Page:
Diasporic Realness is a Guest Writer’s Month dedicated to US telling our stories!
Growing up how I did, and where I did, it is easy to say that there was a lack of positive male role models. Not so much in work ethic, because my Father breathed that, not so much in chivalry, because my Grandfather demonstrated that, and not so much spiritually because my mentor walked that. I mean being educationally and financially comfortable.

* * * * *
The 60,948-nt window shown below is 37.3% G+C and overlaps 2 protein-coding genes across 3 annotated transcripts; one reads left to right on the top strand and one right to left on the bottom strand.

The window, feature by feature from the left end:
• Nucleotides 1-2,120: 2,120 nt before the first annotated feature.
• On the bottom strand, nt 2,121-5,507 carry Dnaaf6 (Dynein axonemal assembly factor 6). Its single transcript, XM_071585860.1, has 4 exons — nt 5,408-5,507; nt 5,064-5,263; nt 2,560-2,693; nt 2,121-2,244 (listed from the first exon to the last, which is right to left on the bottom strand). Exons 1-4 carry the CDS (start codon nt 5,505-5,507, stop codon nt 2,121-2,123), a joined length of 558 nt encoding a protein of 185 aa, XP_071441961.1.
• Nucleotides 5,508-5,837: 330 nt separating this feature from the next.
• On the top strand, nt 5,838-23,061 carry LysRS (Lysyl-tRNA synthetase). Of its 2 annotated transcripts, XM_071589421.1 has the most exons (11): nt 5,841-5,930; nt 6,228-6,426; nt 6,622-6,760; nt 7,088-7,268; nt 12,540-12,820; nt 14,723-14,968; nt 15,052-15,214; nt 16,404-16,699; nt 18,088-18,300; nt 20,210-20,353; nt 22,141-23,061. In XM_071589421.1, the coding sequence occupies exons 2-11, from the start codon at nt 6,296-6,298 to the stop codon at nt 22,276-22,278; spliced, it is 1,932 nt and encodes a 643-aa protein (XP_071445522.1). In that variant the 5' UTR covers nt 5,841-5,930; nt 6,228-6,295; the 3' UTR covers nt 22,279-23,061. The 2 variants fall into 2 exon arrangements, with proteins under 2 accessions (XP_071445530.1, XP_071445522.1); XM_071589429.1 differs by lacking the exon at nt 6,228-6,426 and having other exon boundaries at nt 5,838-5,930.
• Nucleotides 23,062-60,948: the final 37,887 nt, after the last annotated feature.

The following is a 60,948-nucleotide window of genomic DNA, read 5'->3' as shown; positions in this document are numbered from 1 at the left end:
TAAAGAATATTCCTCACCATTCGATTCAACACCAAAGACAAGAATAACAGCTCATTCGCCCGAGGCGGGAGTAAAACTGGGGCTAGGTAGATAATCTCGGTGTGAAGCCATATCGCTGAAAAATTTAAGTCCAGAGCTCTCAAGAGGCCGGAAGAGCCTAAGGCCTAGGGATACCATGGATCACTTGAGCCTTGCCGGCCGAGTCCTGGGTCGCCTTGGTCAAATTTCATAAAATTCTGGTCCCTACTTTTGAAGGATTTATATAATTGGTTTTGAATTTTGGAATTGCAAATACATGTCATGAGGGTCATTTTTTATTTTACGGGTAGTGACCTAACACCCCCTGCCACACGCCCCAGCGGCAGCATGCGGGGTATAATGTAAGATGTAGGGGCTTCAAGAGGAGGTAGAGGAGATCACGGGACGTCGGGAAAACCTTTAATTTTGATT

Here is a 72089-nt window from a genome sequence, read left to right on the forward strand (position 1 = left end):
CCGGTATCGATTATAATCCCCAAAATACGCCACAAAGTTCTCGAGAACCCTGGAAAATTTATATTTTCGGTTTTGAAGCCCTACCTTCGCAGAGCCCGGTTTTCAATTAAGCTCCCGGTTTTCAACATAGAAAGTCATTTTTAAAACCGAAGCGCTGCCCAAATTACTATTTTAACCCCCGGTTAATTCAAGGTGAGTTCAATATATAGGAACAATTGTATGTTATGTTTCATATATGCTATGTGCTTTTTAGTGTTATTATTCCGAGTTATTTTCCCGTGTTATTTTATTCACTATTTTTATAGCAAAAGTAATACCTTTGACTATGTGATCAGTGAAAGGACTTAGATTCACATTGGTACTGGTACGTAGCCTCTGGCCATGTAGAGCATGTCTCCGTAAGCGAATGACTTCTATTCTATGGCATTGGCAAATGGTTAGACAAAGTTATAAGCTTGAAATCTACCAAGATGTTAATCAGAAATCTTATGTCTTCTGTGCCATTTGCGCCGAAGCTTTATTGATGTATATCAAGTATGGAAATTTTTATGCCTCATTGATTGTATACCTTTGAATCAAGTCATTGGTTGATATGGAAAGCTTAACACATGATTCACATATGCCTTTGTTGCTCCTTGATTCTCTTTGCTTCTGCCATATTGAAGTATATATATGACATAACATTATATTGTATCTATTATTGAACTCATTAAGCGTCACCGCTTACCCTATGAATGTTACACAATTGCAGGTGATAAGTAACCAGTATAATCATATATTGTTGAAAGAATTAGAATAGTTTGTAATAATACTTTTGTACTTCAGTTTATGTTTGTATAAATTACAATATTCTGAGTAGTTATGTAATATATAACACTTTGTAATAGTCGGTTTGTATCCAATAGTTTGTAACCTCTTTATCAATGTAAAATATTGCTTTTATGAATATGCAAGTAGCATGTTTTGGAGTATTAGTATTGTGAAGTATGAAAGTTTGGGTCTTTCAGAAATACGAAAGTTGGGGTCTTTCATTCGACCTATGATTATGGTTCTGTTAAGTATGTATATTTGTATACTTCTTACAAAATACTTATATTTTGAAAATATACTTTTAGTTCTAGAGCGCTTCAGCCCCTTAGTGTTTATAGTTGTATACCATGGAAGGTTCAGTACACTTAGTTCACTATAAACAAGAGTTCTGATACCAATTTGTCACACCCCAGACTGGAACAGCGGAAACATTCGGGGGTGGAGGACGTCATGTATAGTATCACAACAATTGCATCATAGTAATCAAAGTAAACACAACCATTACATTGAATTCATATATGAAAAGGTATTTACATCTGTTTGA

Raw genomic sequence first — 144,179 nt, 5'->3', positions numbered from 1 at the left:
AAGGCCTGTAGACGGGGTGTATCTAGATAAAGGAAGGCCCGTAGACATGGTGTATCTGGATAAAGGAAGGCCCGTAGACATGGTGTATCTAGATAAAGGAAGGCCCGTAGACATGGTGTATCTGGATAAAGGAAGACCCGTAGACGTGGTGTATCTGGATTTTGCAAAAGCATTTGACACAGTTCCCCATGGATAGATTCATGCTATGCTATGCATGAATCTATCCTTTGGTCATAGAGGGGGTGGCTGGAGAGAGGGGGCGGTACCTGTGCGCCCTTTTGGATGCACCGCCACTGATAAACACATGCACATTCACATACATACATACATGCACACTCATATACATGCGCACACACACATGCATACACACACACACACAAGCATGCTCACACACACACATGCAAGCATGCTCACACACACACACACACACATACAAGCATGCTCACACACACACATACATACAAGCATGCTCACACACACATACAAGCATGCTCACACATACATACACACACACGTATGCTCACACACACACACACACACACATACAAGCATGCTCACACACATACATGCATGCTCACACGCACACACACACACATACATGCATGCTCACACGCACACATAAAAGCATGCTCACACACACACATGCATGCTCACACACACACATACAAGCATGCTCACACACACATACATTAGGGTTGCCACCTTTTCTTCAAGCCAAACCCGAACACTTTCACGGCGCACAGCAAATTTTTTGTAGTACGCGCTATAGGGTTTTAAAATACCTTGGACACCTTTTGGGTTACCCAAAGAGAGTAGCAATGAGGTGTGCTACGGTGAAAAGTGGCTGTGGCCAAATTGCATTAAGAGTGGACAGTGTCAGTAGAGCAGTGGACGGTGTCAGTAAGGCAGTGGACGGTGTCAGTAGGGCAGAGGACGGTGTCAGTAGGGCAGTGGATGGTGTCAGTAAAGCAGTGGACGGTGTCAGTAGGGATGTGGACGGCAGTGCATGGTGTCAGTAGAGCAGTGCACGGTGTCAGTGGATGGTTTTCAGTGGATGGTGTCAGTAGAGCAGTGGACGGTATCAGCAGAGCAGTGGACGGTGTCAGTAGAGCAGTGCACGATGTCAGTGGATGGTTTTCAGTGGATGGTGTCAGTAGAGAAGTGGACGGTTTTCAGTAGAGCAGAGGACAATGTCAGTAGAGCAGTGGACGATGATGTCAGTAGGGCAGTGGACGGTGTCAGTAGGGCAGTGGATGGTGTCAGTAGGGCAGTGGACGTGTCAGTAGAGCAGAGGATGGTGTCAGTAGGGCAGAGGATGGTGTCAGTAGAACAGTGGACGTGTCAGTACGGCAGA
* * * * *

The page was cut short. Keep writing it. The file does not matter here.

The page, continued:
I come from humble beginnings. Both of my parents came to the United States with a 6th grade education, my father came here at 16 and my mother at 21. They didn’t care what a job paid; it was more so the stability that made them feel secure. My Mother made $2.75 an hour, and my father started at $4.88 an hour. Obviously, this meant nothing to me when I didn’t know the value of things. I wanted the fresh Jordan’s, the new Nike jersey’s. I wanted to be branded by name brands, that’s what defined you growing up. Continue reading →